Mel: I work on agility with the dogs. We attend AKC trials with them, and both David and Andrew are at the masters level in agility and in rally, in addition to holding obedience titles.
Joyce: Mel will set up a rally course in Childhaven’s backyard later this summer, and we’ll show the children how a rally trial works. This is a form of obedience where dogs maneuver a course.

What have you learned through your experiences as a volunteer?
Mel: We’ve met a lot of people along the way (laughs). You become friends with people. Just the other day, we were in a store and we had our dogs in the cart. He happened to be a dog lover. We spent half an hour talking to that man.
Joyce: I can tell you how Mel has changed. When he was in high school, before my time, he was voted the quietest boy in the class. And now he could talk to a telephone pole. He’s thrown into places where there are people that he doesn’t know, and he’s learned that it’s quite fun to talk to them.

Share one personal story with me from your volunteerism.
Joyce: One our original dogs, our Kai-Lee, was the littlest of our dogs. We went in to work with one boy in 3rd grade whose parents demanded perfection from him. His teachers sent him to me to read to the dogs for some TLC. We realized he was reading way, way above grade level. As he sat down, Kai-Lee sat down beside him, and she knew that reading wasn’t what that boy needed. She would climb up into his lap, and she would kiss him. They would roll around on the floor together. I clued the principal in on what was going on with this child and dog, he needed to interact with a loving creature, he didn’t need to read more. The dogs are sometimes best able to tell what humans truly need.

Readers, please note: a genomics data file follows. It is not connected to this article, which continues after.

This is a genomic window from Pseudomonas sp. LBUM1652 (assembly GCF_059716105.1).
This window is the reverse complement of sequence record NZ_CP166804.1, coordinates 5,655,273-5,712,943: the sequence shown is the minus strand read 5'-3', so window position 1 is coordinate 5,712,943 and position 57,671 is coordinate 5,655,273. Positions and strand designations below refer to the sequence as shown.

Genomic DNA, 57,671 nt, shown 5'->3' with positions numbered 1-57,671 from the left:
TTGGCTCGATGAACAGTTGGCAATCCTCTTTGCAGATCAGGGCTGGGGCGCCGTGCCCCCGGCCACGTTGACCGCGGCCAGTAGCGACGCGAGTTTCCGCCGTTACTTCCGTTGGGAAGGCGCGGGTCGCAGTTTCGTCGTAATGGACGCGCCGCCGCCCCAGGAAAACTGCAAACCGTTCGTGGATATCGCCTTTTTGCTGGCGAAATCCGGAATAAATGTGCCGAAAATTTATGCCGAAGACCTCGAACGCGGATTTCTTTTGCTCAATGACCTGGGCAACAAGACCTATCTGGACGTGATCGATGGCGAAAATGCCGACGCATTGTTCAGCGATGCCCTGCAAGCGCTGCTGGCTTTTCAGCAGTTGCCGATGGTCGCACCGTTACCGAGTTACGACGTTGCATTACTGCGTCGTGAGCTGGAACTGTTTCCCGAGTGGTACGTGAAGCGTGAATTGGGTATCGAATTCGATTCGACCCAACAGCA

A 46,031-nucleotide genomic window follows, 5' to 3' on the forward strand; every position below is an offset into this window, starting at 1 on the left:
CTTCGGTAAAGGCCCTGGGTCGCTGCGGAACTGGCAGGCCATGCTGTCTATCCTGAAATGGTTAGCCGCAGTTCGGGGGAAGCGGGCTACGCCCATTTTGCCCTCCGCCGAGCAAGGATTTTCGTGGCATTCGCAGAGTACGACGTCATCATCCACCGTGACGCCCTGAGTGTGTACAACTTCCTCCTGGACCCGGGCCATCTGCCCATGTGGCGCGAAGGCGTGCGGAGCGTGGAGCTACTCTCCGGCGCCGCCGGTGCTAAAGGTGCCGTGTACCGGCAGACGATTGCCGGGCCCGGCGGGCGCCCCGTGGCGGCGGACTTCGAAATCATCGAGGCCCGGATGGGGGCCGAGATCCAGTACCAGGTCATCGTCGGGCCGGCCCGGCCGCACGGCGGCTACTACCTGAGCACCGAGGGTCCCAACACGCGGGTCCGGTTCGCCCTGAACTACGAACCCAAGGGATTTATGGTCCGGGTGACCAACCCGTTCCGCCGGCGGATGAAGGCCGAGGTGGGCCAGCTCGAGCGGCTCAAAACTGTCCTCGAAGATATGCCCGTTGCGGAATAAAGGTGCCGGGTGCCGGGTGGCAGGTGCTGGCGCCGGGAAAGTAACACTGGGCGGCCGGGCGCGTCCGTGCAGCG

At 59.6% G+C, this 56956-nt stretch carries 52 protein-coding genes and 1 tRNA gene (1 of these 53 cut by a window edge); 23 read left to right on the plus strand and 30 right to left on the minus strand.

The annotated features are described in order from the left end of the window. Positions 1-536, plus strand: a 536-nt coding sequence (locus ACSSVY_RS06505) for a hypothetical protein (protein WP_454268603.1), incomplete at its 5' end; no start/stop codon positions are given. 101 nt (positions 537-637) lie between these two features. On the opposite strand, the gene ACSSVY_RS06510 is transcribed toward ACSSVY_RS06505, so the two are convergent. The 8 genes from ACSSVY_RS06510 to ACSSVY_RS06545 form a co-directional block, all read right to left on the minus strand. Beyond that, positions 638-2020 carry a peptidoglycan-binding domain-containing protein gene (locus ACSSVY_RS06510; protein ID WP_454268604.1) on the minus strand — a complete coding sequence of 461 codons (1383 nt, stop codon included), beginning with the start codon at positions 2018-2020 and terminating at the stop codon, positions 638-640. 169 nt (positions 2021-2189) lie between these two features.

What do you want people to learn from your story?
Joyce: You don’t have to conform. You don’t have to go to the hospital and pass out mail. There are so many ways to give back. Identify whatever your special ability is, and then share it. You can get back so much more than you give.

How can readers help?
Childhaven is celebrating their 50th anniversary in September. Please check their website for more information about how you can help: https://childhavennm.org/.

Do you want to make a difference in your community like Mel and Joyce Grimm? Click here for local volunteer opportunities.